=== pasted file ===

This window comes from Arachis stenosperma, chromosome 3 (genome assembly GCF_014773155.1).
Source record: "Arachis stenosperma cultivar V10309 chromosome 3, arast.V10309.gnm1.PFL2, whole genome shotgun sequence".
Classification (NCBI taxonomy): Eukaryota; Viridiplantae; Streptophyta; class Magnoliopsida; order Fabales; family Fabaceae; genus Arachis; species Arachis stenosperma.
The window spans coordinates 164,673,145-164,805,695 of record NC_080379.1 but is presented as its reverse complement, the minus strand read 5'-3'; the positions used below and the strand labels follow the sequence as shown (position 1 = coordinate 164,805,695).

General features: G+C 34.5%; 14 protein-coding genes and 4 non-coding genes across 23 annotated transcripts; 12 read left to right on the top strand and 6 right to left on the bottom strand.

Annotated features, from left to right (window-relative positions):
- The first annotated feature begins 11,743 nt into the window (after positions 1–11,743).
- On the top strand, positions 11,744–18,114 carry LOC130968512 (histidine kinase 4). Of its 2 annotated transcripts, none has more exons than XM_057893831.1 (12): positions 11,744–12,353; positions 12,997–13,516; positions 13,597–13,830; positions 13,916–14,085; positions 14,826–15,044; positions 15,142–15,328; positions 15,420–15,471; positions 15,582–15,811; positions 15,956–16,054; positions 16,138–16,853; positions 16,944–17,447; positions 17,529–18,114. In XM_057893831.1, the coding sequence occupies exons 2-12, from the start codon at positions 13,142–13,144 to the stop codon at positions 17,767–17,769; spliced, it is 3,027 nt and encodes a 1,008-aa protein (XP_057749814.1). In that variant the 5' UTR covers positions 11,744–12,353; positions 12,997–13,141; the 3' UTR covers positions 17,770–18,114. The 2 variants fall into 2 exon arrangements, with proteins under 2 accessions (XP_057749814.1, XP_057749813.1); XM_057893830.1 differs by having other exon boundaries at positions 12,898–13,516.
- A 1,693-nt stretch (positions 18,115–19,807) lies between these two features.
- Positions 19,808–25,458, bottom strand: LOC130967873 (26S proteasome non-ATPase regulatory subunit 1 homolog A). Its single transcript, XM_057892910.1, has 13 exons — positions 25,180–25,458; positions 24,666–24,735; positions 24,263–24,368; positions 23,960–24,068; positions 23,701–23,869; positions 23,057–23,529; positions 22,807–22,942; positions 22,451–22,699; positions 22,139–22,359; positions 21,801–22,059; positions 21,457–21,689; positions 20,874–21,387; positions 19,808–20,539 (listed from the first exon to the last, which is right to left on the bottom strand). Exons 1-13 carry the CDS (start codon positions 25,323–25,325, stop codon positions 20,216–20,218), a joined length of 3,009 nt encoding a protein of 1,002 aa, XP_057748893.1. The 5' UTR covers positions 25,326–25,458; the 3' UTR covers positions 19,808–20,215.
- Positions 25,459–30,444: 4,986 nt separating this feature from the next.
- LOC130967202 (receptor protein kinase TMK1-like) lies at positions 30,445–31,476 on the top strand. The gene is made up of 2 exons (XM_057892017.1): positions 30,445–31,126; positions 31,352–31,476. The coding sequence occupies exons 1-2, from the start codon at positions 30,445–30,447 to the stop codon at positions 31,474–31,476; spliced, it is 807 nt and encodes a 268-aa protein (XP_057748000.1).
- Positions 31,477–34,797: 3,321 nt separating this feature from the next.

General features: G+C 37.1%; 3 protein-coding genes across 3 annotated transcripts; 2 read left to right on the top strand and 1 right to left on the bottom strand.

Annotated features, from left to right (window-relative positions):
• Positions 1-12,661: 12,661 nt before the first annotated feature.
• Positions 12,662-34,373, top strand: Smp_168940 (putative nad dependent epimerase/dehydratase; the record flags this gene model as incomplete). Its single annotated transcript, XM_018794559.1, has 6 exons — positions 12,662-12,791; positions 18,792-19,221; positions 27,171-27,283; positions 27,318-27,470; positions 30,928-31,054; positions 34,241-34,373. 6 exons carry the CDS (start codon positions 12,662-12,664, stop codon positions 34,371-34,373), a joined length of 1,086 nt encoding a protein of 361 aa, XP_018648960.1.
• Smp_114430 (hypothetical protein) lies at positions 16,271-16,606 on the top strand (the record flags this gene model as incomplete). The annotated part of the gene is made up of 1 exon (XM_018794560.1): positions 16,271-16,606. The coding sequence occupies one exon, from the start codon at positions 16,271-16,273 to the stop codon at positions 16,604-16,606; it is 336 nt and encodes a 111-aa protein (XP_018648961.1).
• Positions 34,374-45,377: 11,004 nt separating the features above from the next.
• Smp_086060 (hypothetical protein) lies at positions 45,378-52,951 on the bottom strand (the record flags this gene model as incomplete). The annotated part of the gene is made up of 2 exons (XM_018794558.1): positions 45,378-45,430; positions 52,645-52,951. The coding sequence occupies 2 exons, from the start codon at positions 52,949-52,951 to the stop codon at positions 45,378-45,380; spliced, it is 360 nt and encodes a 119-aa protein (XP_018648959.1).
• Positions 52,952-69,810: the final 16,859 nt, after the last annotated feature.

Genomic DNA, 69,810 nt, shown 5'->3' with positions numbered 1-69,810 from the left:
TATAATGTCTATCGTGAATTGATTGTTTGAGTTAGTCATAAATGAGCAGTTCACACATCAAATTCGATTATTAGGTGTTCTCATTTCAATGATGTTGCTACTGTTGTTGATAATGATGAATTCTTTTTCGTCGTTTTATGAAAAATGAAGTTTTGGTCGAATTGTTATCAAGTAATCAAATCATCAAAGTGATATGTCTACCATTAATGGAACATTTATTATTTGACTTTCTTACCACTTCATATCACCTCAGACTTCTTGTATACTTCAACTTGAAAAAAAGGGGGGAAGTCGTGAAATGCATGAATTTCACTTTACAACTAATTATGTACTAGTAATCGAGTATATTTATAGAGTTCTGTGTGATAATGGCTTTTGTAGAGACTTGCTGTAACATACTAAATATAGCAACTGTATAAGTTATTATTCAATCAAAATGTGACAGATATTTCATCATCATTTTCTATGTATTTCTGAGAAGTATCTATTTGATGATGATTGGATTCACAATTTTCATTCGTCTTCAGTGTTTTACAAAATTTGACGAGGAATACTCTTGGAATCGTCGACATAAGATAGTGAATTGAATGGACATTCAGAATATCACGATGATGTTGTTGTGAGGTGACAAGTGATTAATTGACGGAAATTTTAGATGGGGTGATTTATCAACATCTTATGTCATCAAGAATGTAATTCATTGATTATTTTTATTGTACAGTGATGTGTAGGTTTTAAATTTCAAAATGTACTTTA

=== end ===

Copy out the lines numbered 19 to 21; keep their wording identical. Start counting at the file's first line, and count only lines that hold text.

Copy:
• Positions 34,374-45,377: 11,004 nt separating the features above from the next.
• Smp_086060 (hypothetical protein) lies at positions 45,378-52,951 on the bottom strand (the record flags this gene model as incomplete). The annotated part of the gene is made up of 2 exons (XM_018794558.1): positions 45,378-45,430; positions 52,645-52,951. The coding sequence occupies 2 exons, from the start codon at positions 52,949-52,951 to the stop codon at positions 45,378-45,380; spliced, it is 360 nt and encodes a 119-aa protein (XP_018648959.1).
• Positions 52,952-69,810: the final 16,859 nt, after the last annotated feature.